This is an interesting matchup for me, as both the Avalanche and Stars have deep rosters, and can receive contributions from up and down the lineup. The key for the Stars is to, well, get their stars going. Tyler Seguin has recorded a measly 3 assists during this post-season, while Jamie Benn and Alexander Radulov have scored only 2 goals each, respectively. The Stars’ top-line trio needs to pick it up offensively or else Dallas simply will not have the firepower to beat an Avalanche team that could realistically cruise their way to the Cup. Again, this series is not a surefire win for the Avalanche, but the Stars need more goals out of their top guys for that sentiment to hold true.
My Pick: Colorado Avalanche
5. QSAO’s Eastern Conference Round Two Preview
Tino’s Eastern Conference Playoff Prediction Counter: 2/4 (50%)
The second-round matchups in the Eastern Conference provide some interesting storylines to look forward to. In Philadelphia versus New York, we see an astute coaching battle, whereas in Boston versus Tampa Bay, we see two teams that have gone through heartbreak and disappointment year after year, despite being two of the most dominant teams in the past five years.
Philadelphia Flyers (1) vs. New York Islanders (6)
It should not be understated how bad the Islanders made the Washington Capitals look in their five-game series. The Isles’ tight defensive structure left the Caps unable to string together as much as a pass at times, and even if they did, most shooting lanes were covered, forcing Ovie and company to scramble for shooting opportunities. For Philadelphia, they were able to use their size and experience to defeat the Montreal Canadiens in six games, along with some top-tier goaltending from playoff rookie Carter Hart.
Both teams have enjoyed pretty balanced scoring across their lineup, with both clubs having 11 different goalscorers during this postseason. I think that this series will come down to goaltending, as both teams are relatively even in Corsi %, however, the Flyers surrender more lethal chances at 5v5 (60.74 vs. 42.86 HDCF% in favour of the Isles). Carter Hart has certainly covered the spread in terms of stopping said lethal chances and looks sharp heading into this series. Semyon Varlamov comes into this contest with the 2nd best 5v5 Save % (0.963) amongst active goalies, followed by Carter Hart (0.958), however in one more game played.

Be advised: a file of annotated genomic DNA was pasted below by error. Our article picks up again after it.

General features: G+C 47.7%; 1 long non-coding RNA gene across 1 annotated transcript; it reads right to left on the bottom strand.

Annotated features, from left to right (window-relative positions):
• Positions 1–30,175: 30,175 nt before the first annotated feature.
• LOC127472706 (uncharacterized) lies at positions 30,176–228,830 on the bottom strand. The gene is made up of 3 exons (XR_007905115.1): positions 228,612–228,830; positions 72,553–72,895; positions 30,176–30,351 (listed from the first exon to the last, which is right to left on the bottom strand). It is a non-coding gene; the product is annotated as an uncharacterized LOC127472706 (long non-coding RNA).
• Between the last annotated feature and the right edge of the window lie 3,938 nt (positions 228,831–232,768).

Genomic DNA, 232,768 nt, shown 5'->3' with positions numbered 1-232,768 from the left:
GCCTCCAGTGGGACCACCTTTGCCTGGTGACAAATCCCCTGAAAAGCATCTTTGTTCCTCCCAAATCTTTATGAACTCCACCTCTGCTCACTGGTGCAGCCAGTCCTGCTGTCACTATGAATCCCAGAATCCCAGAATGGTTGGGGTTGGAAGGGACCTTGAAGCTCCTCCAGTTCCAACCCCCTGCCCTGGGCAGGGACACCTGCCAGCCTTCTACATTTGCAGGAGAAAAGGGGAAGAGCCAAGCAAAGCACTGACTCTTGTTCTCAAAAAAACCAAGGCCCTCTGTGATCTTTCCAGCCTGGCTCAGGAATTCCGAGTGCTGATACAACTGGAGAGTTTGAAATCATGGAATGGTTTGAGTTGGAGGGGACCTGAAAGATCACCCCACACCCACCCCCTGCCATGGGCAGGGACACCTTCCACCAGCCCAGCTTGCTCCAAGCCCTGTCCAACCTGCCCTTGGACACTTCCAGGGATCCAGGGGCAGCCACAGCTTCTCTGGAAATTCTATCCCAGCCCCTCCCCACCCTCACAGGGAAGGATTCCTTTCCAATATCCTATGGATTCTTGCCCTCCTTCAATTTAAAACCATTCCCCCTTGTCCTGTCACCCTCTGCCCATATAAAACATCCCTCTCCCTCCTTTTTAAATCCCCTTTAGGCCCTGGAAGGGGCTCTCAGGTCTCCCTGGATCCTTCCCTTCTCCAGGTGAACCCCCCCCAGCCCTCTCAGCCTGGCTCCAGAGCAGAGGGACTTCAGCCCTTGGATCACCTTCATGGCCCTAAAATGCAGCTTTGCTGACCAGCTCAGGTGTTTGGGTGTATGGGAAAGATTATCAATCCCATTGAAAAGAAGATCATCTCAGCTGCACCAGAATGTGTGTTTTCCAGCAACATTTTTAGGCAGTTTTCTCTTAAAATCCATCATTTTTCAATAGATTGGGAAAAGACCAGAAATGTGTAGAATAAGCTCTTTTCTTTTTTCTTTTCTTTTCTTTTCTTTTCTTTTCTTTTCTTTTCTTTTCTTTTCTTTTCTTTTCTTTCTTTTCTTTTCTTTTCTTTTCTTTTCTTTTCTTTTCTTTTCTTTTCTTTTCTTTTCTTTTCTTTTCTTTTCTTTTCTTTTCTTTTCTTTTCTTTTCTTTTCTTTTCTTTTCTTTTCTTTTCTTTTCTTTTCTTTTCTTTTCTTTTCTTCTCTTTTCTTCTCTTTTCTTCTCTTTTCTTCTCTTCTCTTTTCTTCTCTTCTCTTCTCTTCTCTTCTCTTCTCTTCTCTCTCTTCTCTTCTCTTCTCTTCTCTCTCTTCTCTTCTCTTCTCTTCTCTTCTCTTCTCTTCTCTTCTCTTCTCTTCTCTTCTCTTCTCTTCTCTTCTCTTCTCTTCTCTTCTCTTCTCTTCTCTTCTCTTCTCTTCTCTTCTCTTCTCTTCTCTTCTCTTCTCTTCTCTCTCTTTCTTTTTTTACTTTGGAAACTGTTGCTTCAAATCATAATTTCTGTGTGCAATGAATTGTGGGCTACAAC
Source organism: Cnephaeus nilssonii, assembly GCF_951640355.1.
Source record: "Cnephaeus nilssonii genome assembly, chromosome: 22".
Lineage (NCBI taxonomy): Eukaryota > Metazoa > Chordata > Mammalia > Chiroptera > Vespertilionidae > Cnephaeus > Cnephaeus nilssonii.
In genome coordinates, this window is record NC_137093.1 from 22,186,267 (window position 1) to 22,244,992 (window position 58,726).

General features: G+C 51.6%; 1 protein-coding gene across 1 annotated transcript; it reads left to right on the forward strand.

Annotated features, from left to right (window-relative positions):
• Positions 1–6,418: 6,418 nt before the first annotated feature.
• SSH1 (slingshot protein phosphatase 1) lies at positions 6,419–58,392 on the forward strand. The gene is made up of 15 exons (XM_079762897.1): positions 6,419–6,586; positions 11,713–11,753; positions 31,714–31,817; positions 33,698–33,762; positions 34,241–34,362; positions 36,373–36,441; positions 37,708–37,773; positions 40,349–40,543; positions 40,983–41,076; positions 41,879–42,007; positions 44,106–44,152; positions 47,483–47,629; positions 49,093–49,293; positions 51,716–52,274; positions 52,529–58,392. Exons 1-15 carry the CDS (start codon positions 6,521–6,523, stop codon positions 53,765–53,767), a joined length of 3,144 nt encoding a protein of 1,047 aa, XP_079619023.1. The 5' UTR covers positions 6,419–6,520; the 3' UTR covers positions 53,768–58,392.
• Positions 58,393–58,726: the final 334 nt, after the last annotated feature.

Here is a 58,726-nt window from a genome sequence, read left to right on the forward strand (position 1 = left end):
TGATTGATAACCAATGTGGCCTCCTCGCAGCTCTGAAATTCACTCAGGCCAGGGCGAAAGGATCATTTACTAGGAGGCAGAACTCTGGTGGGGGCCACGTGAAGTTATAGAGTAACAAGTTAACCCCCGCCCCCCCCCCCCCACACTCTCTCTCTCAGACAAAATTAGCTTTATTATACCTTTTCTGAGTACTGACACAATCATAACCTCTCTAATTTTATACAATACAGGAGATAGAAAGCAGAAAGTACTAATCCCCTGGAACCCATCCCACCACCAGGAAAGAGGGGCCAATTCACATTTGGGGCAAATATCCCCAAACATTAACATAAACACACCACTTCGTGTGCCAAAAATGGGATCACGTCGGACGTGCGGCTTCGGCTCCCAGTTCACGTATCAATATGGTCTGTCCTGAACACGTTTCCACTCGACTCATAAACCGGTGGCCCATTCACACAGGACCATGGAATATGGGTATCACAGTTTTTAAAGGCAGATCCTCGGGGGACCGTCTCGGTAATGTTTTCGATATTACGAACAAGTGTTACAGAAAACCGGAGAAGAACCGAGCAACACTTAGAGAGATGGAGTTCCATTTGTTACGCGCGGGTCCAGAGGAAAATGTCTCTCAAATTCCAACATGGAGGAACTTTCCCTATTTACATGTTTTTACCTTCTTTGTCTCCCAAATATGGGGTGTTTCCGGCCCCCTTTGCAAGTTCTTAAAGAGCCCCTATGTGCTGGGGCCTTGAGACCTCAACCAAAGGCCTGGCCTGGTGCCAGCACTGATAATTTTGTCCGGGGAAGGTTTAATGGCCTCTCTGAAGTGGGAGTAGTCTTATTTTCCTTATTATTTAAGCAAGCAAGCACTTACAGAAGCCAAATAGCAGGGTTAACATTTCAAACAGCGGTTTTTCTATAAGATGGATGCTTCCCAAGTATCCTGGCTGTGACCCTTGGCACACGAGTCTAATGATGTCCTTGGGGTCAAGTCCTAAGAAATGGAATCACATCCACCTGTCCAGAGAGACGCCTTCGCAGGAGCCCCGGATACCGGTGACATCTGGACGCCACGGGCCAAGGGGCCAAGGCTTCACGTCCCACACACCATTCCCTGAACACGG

The key for the Flyers is to capitalize on every opportunity that they are given because there will not be many. With this in mind, the Islanders can easily win this series if they keep their momentum going. Additionally, the Flyers powerplay (10.3% on 34 attempts) needs to improve in this series, as the Islanders have not been particularly great on that front, allowing 8 goals on 32 attempts (75%). We also need to remember that while the Isles have seen great success so far, they have not played a team as good as the Flyers yet, so they need to ready themselves for Philadelphia’s high-intensity, aggressive play style in this series.
My Pick: Philadelphia Flyers
Tampa Bay Lightning (2) vs. Boston Bruins (4)
This is my pick as the first series to go seven games in this year’s playoffs. Both teams are quite familiar with each other, and both are preparing to go the distance. With that being said, rest is going to be a huge component of this series. The Bruins cruised through their first-round series against Carolina, where despite playing behind for great lengths of time throughout the series, they could simply flip the switch and take the game back with ease.
The Bolts are coming in already beaten down by a tenacious Blue Jackets team, who truly tested their limits. Fortunately for Tampa, their star duo of Brayden Point and Nikita Kucherov have kicked into another gear, and look unstoppable. For the Bruins, they need to hope that David Pastrnak can find his goalscoring touch, as he has not been his usual self these playoffs, having missed some time with an undisclosed injury.
The key for both teams is going to come down to special teams. Both the Bruins and the Lightning have been near-perfect on the penalty kill (87.1% vs 85.7% in favour of TB), however, Boston has been more lethal on the man-advantage (17.9% vs 13.3%). In Tampa’s defense, they have not drawn many penalties (15), and so with more looks comes more goals, especially with the firepower that Tampa possesses.
Nonetheless, it’s going to be a great series and one which Tampa Bay comes out victorious by the skin of their teeth.
My Pick: Tampa Bay Lightning
Statistics retrieved from Daily Faceoff, FOX Sports, NHL.com, and Natural Stattrick